"The world’s militaries are taking advantage of the many new tools at their disposal—and there are even bigger plans for future militaries."|
We can expect that the way we fight wars and defend the United States in the future will continue to evolve, just as it has in the past. New military technologies are also sure to lead to innovative civilian applications that could have a big impact on all of our day-to-day lives.
Let’s take a moment to review what we’ve learned about the role skills have played in the changing face of warfare and the military.
Our main focus in this unit is on how technology has played a role in American history. In this challenge, we’ve seen the importance of the military’s ability to innovate with both weapons and defensive technology. At the beginning of this unit, you read about the strategic importance of “not fighting the last war,” and keeping up with the best available technology continues to provide a strategic advantage.
In this challenge, we also saw how technology involving communication has provided a strategic advantage for today’s military. We’re a long way from the carrier pigeons of World War I, and the ability of military personnel, strategists, and commanders to communicate instantly over long distances has played an important role in recent conflicts.
The military will continue to be on the forefront of technological innovation—not just inventing new technologies, but very quickly adapting technology for use across many different areas of the armed forces. Agility plays a large part in both responding to new threats and adapting military technology for civilian purposes.
Countries today are working to contain threats not only from potentially hostile nations, but also from terrorist organizations. Rather than the trench-filled fields of past wars, the battlefields of the future might be urban centers under attack from hackers, their utilities and communications grids shut down. Weapons of the future could be biological or chemical, or even computer viruses. At the same time, traditional weapons remain a threat, and large stockpiles of nuclear weapons still exist from the Cold War arms race.
Meeting these challenges will require faster and more accurate technology like new sensors and computer algorithms to analyze data from around the world. It’s easy to see how these advanced systems for collecting information remotely could help with new smart-home and smart-city designs, improved communication technologies, and any other number of tools that incorporate data.
We’re all familiar with one new technology that’s already altering both military strategy and civilian life: drones. A range of drone technology is changing how military leaders defend offshore bases, strategic targets, and soldiers. Jane Mayer, a New Yorker writer who has covered the use of military drones, has noted that these new weapons were “much more than just a breakthrough in technology—they were also a new frontier legally, politically, and morally” (McKelvey, 2011). As technology rapidly evolves, we also need to maintain an agile mindset to understand the larger implications of what the technology can do—and in this case, how it changes the nature of warfare itself. Although they are controversial, drones can target enemies more precisely, minimizing risk not only for U.S. soldiers but also for allies and civilians on the ground.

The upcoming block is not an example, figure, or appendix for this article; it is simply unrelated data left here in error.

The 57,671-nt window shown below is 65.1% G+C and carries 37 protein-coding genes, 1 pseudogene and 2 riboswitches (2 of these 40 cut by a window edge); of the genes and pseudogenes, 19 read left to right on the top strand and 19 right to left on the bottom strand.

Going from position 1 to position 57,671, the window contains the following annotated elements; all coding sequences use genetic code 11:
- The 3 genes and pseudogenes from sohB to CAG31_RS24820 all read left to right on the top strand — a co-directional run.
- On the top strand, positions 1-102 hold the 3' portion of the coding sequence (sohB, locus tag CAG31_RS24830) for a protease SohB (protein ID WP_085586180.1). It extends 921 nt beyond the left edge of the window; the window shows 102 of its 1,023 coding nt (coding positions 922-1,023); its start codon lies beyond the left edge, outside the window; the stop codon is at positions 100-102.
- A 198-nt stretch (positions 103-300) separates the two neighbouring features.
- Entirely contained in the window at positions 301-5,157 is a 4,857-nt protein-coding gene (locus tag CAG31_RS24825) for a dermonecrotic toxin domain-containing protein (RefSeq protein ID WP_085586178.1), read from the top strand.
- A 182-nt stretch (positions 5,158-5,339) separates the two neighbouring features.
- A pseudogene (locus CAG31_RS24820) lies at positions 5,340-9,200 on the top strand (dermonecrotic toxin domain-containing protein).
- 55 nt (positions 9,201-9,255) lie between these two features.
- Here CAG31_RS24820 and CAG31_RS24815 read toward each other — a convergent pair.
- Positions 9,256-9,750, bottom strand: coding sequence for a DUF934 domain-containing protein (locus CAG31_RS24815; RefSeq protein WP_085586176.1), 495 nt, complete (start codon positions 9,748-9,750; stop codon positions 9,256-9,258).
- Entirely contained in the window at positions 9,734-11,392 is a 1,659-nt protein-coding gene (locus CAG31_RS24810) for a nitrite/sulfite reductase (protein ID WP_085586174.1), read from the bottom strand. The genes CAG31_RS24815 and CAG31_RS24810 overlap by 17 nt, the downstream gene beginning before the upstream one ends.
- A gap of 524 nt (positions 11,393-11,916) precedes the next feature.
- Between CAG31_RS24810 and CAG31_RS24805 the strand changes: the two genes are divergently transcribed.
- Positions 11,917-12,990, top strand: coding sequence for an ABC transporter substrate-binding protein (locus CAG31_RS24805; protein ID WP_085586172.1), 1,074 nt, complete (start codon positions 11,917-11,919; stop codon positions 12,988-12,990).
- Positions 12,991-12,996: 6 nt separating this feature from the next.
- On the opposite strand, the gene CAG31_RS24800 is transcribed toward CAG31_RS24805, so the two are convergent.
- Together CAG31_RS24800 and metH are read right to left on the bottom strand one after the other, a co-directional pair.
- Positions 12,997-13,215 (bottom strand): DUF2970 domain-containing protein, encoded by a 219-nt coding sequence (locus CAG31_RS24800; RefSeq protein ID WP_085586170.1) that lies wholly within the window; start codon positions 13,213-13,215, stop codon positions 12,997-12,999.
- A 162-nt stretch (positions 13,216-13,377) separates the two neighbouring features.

Drones have radically changed the way tasks can be accomplished remotely. Amazon is currently testing package delivery right to our doorsteps via delivery drones. Drones with heat-sensing can make search-and-rescue missions faster and safer. Visual arts like photography and filmmaking are being transformed by the new perspectives and capabilities that drones give to artists. As the example of drones shows, technology innovation is based on a problem solving mindset, and once an innovation is made, we often find there are many applications for it.
The military will continue to innovate when it comes to the methods and technology they use to defend the United States. Technology tools like artificial intelligence, machine learning, sensors, and advanced communication systems are very likely to play a role in military intelligence and operations in the future.
Source: Strategic Education, Inc. 2020. Learn from the Past, Prepare for the Future.
McKelvey, Tara. (2011, May/June). Covering Obama’s Secret War. Columbia Journalism Review. archives.cjr.org/feature/covering_obamas_secret_war.php
Science Fiction Writer William Gibson. (1993, August 31). Fresh Air [Radio]. NPR. www.npr.org/templates/story/story.php?storyId=1107153